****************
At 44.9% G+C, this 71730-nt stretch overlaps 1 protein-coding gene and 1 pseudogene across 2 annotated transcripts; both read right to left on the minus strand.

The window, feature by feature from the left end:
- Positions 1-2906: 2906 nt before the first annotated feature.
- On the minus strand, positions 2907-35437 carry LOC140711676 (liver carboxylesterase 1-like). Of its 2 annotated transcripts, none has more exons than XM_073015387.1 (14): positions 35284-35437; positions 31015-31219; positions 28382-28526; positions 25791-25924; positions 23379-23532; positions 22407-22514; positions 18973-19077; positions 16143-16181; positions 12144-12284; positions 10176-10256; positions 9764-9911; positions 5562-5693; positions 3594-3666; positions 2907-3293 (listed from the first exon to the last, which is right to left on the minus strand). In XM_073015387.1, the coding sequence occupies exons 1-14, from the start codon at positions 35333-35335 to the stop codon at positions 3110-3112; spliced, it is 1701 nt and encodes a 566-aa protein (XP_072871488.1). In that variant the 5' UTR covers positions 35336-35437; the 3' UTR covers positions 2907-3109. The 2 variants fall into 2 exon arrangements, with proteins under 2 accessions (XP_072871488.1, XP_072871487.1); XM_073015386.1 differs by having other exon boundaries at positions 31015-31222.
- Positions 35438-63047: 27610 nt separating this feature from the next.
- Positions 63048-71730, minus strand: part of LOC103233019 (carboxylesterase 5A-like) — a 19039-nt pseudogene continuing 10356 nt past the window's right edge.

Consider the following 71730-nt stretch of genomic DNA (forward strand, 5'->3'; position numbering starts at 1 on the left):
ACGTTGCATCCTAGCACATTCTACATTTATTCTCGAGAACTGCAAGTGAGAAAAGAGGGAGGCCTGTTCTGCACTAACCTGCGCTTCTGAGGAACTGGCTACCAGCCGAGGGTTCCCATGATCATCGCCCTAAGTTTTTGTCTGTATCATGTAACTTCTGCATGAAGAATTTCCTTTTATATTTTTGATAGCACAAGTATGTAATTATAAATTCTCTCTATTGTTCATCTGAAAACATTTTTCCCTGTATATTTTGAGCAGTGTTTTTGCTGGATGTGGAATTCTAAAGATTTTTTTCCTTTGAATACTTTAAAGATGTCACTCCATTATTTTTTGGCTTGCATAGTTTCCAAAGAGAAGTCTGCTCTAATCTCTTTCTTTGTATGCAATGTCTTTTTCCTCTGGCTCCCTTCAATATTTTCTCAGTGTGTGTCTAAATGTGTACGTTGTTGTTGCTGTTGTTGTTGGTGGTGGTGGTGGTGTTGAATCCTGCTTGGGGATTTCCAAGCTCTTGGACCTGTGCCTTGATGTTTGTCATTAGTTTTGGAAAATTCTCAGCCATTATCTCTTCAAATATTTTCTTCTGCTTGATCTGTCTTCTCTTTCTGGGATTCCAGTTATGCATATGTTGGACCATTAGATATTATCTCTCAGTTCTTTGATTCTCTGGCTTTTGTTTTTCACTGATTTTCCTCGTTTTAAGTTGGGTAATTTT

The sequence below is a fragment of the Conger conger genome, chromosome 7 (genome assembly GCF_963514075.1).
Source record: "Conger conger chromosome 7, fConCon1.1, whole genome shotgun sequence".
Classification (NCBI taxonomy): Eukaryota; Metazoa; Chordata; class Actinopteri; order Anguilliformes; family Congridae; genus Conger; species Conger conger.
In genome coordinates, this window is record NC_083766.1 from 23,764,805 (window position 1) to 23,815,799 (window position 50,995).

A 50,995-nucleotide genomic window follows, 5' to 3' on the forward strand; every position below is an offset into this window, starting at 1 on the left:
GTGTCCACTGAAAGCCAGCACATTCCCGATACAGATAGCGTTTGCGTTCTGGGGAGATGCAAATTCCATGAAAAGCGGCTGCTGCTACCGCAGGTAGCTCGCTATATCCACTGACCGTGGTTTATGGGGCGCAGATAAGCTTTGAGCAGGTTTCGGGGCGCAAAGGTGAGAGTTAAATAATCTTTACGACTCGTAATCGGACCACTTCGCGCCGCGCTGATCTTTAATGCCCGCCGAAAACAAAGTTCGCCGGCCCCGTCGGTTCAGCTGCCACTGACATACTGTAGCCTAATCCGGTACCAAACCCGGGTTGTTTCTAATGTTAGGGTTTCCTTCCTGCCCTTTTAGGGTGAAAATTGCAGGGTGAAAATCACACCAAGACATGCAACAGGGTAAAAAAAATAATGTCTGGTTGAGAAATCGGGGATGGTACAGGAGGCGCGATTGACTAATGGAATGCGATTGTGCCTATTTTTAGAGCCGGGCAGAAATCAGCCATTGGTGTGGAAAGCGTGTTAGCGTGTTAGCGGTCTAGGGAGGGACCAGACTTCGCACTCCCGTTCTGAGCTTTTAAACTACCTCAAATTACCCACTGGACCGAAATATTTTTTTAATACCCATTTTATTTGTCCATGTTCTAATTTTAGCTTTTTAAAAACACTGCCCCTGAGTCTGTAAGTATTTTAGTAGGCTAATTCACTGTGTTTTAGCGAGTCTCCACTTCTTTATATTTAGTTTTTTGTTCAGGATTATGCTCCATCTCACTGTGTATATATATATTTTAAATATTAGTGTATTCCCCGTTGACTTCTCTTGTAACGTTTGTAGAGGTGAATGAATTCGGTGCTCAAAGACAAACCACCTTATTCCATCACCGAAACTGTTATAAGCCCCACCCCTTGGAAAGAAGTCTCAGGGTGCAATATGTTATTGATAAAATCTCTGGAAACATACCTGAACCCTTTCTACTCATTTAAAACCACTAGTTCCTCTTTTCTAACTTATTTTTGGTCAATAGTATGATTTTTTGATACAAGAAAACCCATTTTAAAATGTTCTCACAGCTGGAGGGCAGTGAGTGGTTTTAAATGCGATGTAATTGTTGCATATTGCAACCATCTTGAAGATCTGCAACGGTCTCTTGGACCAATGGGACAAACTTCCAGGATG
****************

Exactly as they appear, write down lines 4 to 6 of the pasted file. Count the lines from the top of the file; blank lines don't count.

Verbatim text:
- On the minus strand, positions 2907-35437 carry LOC140711676 (liver carboxylesterase 1-like). Of its 2 annotated transcripts, none has more exons than XM_073015387.1 (14): positions 35284-35437; positions 31015-31219; positions 28382-28526; positions 25791-25924; positions 23379-23532; positions 22407-22514; positions 18973-19077; positions 16143-16181; positions 12144-12284; positions 10176-10256; positions 9764-9911; positions 5562-5693; positions 3594-3666; positions 2907-3293 (listed from the first exon to the last, which is right to left on the minus strand). In XM_073015387.1, the coding sequence occupies exons 1-14, from the start codon at positions 35333-35335 to the stop codon at positions 3110-3112; spliced, it is 1701 nt and encodes a 566-aa protein (XP_072871488.1). In that variant the 5' UTR covers positions 35336-35437; the 3' UTR covers positions 2907-3109. The 2 variants fall into 2 exon arrangements, with proteins under 2 accessions (XP_072871488.1, XP_072871487.1); XM_073015386.1 differs by having other exon boundaries at positions 31015-31222.
- Positions 35438-63047: 27610 nt separating this feature from the next.
- Positions 63048-71730, minus strand: part of LOC103233019 (carboxylesterase 5A-like) — a 19039-nt pseudogene continuing 10356 nt past the window's right edge.